Little Universes by Heather Demetrios

Little Universes

by Heather Demetrios

Heather Demetrios's Little Universes is a book about the powerful bond between sisters, the kinds of love that never die, and the journey we all must make through the baffling cruelty and unexpected beauty of human life in an incomprehensible universe.

One wave: that’s all it takes for the rest of Mae and Hannah Winters’ lives to change.

When a tsunami strikes the island where their parents are vacationing, it soon becomes clear that their mom and dad are never coming home. Forced to move to Boston from sunny California for the rest of their senior year, each girl struggles with secrets their parents’ death has brought to light, and with their uncertainty about the future. Instead of bringing them closer, it feels like the wave has torn the sisters apart.

Hannah is a secret poet who wants to be seen, but only knows how to hide. The pain pills she stole from her dead father hurl her onto the shores of an addiction she can’t shake and a dealer who turns her heart upside down. When it’s clear Hannah’s drowning, Mae, a budding astronaut suddenly launched into an existential crisis―and unexpected love―must choose between herself and the only family she has left.

Reviewed by shannonmiz on

5 of 5 stars

You can find the full review and all the fancy and/or randomness that accompanies it at It Starts at Midnight

Well, I just got done reading this and sitting in a long-cold bubble bath sobbing my face off. Because it is that good. I highlighted giant chunks of the thing because both the writing and the messages were just so damned beautiful.

Sisters Mae and Hannah have just lost their parents in a horrific tsunami, and have absolutely no idea how to move forward. Because who would, honestly? Mae is incredibly science and logic focused, which makes her grieving even more difficult, as there is no logic in grief. Hannah had been struggling with drug use since before their deaths, and obviously the loss of her parents shattered her even further, and sent her spiraling even more.

As they move across the country to live with their (incredibly loving) aunt, uncle, and cousin, they have to figure out how to rebuild. And there is a lot going on in both girls' lives beyond just the loss of their parents. Mae needs to decide if she can and should leave her sister to follow her lifelong dream of being an astronaut, or if she needs to change her trajectory. She finds a great friend in her cousin Nate, and Nate's friend Ben who is kind of the best and also kind of more than a friend. Hannah is recovering from an abortion that she isn't sure she wanted to have, in addition to the addiction. She's pulled from her long-time boyfriend Micah, and feels more alone than ever. She also finds out a secret about their parents that is eating away at her as she tries to spare her sister the pain.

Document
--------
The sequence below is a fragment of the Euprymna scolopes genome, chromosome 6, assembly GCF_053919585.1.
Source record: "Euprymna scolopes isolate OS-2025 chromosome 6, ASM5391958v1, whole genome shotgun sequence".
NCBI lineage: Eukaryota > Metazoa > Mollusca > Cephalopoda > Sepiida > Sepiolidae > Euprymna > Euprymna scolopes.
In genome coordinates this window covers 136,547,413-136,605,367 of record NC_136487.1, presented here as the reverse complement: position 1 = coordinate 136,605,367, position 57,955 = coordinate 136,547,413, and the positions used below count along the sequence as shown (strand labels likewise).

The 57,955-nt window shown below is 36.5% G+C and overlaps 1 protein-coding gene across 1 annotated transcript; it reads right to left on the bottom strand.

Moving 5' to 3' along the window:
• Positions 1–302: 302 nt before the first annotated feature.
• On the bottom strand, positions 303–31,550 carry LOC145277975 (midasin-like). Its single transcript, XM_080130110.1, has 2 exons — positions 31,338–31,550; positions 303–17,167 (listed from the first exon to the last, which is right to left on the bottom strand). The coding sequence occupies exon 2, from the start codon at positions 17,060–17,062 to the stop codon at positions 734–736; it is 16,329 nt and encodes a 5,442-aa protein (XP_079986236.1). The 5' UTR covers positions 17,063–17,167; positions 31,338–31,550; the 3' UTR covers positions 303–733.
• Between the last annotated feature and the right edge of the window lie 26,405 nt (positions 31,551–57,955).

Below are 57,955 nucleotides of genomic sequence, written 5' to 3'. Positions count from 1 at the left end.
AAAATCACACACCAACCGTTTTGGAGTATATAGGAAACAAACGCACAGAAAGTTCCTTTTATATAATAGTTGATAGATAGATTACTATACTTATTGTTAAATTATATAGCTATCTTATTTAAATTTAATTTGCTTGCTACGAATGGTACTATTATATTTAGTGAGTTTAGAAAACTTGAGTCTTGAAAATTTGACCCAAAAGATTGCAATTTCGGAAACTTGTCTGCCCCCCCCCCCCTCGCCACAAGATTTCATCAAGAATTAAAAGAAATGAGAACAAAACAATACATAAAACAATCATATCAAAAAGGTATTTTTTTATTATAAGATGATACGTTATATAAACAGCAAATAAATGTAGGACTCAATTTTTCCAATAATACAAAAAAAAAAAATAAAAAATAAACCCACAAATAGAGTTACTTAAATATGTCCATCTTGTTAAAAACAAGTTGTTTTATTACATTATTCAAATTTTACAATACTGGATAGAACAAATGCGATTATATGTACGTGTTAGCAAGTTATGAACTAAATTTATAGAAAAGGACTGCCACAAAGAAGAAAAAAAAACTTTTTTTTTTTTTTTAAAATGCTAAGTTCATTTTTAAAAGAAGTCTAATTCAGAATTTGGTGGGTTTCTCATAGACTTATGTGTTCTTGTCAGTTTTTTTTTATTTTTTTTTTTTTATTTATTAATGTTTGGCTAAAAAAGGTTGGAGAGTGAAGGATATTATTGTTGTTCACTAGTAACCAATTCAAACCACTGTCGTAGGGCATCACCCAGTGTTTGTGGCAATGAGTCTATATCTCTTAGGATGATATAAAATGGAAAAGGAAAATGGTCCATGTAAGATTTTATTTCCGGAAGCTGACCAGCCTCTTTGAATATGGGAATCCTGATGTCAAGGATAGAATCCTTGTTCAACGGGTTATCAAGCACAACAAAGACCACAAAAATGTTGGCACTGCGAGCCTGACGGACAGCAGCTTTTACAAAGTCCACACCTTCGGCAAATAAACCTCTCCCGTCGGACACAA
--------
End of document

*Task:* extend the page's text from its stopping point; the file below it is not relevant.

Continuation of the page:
There are so many tremendous side characters in this book, not all of whom I can even mention for fear of spoilers. I loved that the girls had so many supports (and they both acknowledge that they are quite lucky, too) especially in their family who were willing to step up to help them through this. They not only need to learn to navigate these new relationships (or rather, closer relationships) with extended family, but their new normals with each other.

And look, this book is heavy. It isn't a quick or easy read. But it just so lovely, so full of heart, and at the end of the day, so hopeful, that it is completely worth the journey.

Bottom Line: It's a story about the triumph and resilience of the human spirit against all odds. It's love overcoming death, and there's nothing greater than that.

**Trigger warning for death, grief, abortion, assault, attempted suicide, drug addiction/overdose

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Reading updates

  • Started reading
  • 24 April, 2020: Finished reading
  • 24 April, 2020: Reviewed